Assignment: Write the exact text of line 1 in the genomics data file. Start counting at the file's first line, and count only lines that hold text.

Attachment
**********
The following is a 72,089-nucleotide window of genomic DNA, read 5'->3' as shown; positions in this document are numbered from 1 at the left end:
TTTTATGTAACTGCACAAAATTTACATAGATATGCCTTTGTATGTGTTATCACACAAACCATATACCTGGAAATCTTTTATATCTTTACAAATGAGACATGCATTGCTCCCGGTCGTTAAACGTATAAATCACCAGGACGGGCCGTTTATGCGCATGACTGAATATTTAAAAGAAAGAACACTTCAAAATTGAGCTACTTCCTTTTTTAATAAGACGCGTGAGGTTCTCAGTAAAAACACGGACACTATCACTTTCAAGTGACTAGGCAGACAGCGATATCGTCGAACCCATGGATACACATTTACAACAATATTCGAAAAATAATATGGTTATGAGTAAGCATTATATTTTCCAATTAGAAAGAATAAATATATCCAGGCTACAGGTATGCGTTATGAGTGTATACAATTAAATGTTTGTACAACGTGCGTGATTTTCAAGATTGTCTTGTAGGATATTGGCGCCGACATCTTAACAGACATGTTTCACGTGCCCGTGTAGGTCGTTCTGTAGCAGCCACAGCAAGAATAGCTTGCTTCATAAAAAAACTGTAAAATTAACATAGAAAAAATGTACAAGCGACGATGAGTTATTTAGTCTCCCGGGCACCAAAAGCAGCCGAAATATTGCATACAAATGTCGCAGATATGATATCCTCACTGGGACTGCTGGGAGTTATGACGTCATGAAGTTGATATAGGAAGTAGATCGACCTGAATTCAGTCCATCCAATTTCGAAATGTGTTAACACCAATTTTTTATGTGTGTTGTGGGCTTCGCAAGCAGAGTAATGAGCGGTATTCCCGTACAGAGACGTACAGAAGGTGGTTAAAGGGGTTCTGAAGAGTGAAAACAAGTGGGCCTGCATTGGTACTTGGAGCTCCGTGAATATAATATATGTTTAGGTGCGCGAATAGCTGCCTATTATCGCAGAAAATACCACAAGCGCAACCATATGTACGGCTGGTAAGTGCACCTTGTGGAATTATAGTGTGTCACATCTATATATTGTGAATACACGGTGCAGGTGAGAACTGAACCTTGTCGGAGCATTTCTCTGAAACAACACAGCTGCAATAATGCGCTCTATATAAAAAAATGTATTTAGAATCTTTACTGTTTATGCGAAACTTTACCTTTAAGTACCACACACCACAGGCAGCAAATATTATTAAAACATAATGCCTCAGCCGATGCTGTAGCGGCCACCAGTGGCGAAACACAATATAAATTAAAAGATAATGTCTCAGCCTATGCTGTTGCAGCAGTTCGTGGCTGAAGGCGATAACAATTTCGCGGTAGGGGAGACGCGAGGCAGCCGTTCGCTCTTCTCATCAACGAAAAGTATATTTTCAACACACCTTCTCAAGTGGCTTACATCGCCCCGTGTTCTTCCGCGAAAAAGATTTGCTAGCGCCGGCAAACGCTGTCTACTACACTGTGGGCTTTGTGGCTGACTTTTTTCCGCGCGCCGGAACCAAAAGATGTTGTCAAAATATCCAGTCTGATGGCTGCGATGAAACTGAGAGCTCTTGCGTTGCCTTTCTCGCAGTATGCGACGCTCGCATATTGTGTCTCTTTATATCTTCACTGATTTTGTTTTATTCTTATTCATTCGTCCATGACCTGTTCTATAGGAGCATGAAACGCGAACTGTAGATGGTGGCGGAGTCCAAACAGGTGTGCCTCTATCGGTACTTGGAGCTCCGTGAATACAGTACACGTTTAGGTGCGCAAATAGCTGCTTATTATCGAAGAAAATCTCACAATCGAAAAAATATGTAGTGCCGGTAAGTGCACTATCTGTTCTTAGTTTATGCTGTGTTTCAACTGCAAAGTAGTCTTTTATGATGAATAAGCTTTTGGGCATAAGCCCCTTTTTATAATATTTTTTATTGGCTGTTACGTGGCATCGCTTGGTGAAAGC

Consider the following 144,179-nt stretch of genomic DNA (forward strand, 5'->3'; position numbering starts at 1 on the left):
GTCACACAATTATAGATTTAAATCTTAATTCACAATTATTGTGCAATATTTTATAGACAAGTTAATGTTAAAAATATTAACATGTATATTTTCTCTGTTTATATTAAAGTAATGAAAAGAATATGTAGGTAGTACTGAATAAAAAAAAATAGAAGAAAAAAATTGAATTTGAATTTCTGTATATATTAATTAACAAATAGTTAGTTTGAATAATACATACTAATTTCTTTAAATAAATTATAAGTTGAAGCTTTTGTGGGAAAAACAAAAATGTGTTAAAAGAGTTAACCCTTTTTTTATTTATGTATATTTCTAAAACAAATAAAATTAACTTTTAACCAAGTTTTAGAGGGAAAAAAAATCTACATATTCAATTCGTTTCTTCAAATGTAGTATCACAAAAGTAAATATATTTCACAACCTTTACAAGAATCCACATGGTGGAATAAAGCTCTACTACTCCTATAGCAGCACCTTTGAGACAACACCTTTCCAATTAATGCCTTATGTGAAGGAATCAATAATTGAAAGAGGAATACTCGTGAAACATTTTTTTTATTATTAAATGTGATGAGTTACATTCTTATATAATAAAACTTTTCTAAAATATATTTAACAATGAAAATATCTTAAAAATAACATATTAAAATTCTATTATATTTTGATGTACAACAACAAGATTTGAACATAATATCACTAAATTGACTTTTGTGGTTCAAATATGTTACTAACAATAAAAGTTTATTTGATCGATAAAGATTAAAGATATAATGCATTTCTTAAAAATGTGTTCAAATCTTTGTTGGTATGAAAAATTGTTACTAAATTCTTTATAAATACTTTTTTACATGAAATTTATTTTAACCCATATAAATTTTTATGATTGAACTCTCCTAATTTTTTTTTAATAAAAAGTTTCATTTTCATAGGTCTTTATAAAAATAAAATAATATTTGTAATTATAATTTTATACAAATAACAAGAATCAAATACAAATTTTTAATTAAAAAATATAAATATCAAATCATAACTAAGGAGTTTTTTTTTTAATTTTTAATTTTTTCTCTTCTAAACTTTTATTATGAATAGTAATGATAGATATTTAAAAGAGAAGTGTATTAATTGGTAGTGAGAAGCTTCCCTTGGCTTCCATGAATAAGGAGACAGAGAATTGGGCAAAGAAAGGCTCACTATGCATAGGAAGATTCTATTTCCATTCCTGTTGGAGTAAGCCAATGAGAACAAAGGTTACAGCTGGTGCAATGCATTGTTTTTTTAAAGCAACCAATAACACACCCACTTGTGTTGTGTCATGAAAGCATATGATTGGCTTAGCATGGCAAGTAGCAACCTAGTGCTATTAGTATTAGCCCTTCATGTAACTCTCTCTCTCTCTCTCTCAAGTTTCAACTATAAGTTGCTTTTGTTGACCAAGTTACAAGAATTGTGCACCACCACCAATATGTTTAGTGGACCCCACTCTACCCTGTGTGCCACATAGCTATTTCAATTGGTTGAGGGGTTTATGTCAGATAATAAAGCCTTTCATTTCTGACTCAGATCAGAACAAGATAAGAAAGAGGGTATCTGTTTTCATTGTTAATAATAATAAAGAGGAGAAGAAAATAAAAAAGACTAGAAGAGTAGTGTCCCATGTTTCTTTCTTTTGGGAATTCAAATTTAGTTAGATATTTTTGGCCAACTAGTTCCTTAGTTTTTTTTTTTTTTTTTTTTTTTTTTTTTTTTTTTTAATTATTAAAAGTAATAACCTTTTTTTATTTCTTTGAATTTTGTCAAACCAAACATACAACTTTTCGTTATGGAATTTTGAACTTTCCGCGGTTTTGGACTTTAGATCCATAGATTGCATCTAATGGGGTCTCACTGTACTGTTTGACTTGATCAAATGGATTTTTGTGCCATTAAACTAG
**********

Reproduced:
The following is a 72,089-nucleotide window of genomic DNA, read 5'->3' as shown; positions in this document are numbered from 1 at the left end: